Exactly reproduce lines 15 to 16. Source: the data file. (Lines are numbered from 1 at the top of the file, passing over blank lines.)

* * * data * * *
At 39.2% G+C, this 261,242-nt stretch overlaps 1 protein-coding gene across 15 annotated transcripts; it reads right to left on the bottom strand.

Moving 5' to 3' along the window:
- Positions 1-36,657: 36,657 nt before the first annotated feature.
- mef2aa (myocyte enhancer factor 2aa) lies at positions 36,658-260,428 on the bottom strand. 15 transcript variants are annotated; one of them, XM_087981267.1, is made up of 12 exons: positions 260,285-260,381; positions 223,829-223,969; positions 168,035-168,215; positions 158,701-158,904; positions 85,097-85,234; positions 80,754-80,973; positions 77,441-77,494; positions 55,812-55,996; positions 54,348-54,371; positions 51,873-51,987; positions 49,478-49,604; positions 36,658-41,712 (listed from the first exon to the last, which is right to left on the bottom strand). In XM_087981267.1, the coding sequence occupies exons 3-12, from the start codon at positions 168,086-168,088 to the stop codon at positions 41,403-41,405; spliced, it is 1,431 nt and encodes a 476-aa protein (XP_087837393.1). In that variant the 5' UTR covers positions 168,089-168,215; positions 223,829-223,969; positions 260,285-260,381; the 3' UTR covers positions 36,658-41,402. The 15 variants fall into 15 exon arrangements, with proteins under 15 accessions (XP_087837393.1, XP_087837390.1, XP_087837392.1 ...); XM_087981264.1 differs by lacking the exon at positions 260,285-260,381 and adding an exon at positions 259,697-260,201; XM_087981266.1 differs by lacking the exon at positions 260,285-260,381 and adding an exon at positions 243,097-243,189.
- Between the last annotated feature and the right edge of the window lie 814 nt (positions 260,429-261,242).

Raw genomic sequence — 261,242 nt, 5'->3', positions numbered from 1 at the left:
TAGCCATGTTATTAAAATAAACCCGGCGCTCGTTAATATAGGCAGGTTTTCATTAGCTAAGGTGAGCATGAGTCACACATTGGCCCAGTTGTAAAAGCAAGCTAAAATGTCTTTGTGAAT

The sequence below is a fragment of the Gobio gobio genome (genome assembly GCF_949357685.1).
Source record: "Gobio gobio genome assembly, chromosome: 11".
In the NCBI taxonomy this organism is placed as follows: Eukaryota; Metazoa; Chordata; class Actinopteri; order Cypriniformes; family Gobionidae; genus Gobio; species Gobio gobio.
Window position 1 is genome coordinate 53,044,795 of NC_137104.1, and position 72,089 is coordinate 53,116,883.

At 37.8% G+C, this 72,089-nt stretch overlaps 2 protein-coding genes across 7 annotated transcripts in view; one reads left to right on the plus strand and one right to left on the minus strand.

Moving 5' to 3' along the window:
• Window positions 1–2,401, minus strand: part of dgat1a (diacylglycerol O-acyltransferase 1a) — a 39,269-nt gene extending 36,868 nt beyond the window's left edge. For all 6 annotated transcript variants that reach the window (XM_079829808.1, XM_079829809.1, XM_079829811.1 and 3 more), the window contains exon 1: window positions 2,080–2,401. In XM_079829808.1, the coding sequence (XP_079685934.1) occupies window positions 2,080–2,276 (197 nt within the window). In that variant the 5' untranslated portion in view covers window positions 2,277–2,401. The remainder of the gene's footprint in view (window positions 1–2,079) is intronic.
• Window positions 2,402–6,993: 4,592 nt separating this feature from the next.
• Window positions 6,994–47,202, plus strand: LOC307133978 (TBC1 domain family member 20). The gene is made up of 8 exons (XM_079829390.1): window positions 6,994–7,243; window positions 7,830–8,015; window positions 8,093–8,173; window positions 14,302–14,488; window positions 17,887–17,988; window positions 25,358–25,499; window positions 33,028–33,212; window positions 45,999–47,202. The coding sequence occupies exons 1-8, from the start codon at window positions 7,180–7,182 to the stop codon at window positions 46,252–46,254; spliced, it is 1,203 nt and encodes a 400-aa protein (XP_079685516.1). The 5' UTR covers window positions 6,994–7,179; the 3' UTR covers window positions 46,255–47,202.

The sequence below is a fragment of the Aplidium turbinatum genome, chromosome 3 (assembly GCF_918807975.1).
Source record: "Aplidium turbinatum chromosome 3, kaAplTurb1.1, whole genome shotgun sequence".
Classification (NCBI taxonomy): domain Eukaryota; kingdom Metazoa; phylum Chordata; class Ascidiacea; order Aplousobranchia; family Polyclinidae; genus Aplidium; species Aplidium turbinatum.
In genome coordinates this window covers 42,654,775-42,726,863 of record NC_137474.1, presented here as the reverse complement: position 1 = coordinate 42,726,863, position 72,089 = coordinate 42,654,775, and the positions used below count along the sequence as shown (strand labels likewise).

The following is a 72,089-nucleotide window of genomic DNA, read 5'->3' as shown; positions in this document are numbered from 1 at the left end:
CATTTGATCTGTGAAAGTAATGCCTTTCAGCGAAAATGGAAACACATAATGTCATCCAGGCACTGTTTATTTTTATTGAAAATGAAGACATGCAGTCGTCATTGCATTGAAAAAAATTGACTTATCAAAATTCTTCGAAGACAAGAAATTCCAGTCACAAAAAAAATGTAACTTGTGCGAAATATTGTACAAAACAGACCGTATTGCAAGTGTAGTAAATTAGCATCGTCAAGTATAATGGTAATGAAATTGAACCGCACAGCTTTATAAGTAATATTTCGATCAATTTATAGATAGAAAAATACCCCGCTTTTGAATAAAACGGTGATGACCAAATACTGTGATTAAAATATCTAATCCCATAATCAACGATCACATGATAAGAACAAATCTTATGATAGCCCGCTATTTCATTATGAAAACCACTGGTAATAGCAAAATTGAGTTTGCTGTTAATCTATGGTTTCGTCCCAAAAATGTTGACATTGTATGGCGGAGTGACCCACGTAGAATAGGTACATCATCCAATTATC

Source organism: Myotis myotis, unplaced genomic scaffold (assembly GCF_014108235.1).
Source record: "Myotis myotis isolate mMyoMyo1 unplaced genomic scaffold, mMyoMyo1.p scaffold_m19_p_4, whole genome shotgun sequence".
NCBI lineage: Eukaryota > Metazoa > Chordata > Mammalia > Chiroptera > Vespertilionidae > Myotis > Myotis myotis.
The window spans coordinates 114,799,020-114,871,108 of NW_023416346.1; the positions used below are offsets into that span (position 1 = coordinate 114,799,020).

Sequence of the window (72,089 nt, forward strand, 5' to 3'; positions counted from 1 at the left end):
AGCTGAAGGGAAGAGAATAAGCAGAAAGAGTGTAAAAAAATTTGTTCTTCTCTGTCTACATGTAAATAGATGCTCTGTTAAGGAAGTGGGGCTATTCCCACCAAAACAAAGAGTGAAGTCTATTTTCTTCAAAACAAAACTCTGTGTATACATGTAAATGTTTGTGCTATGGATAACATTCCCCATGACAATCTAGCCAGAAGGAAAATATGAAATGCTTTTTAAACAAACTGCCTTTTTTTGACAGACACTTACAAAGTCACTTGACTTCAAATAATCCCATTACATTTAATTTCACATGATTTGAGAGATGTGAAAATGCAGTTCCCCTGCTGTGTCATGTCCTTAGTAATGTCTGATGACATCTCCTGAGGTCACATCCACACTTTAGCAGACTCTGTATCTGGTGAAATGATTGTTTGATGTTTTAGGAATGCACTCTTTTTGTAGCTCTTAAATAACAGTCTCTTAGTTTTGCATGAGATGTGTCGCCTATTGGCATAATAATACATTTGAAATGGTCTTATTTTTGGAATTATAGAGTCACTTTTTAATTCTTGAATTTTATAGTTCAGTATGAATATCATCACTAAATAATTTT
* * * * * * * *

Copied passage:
• Window positions 2,402–6,993: 4,592 nt separating this feature from the next.
• Window positions 6,994–47,202, plus strand: LOC307133978 (TBC1 domain family member 20). The gene is made up of 8 exons (XM_079829390.1): window positions 6,994–7,243; window positions 7,830–8,015; window positions 8,093–8,173; window positions 14,302–14,488; window positions 17,887–17,988; window positions 25,358–25,499; window positions 33,028–33,212; window positions 45,999–47,202. The coding sequence occupies exons 1-8, from the start codon at window positions 7,180–7,182 to the stop codon at window positions 46,252–46,254; spliced, it is 1,203 nt and encodes a 400-aa protein (XP_079685516.1). The 5' UTR covers window positions 6,994–7,179; the 3' UTR covers window positions 46,255–47,202.